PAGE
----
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Here is an explanation of how the elements are related.

tl;dr: Intensity is strongest at the center of the diagram. The basic emotions (in the arms) combine to form secondary emotions in the outer circle. (i.e., Anticipation + Joy = Optimism)

What is the best way to design a database to model this set of relationships?

Plutchick's Wheel of Emotions

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Honestly, it depends on how you're going to use it. Is this going to be used to classify mood? Or just for display-only purposes? If so, you can use a single lookup table for the 8 leaves, another for intensity, and then a 3rd that combines the two. But I suspect you want to use it for something more indepth. –  Jess Dec 22 '09 at 21:43
Looks a little bit like student's homework. –  Doc Brown Dec 22 '09 at 22:29
Homework? Great Scott! –  Jess Dec 22 '09 at 22:38
In a course on ER modeling or relational databases, I suspect. –  Doc Brown Dec 22 '09 at 22:42
It's not homework, it's work-work. I thought that this might make a good model for categorizing a large music library (based on the emotive content of the songs being tracked) - but only if I could design the db properly in the first place. I'm not sure if a relational database is the really the right approach - but I don't know the first thing about multidimensional databases. –  sealclubber Dec 22 '09 at 22:56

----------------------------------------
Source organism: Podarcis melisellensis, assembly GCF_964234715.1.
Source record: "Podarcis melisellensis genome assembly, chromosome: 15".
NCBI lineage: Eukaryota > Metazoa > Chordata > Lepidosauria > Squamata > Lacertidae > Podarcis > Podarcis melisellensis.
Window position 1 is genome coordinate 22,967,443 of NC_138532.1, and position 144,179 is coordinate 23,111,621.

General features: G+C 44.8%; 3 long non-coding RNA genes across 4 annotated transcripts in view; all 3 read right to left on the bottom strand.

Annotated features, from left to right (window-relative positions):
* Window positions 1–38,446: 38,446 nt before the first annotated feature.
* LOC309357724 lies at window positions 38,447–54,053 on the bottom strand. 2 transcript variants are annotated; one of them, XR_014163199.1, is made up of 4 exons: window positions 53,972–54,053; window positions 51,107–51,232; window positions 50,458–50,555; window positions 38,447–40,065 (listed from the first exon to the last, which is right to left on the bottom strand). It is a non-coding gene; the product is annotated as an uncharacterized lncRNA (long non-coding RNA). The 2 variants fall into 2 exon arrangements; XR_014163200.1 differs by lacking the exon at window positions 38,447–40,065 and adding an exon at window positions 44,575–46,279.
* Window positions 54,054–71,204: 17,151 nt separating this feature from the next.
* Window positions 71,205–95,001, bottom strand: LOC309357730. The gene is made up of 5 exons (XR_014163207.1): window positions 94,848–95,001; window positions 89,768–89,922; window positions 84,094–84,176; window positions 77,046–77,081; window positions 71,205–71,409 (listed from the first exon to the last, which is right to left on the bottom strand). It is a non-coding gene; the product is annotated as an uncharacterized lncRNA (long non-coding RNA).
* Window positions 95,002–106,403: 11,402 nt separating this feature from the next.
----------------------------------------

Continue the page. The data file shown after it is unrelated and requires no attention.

1 Answer 1

up vote 0 down vote accepted

Obviously, you need a table Emotion. Should have at least a primary key ID and an attribute Name (better Emotionname, since Name is often a reserved word). Perhaps you will need some additional boolean attributes for categorizing it ("Simple", "Pure", and so on), an intensity attribute. If you need the colors, you can also add a ColorCode attribute.

Then, depending on your use cases, you should add some recursive relations to that table, for example an OppositeEmotionID foreign key or two keys ComposedByEmotion1ID, ComposedByEmotion2ID. Just add only those relations you are really going to use.

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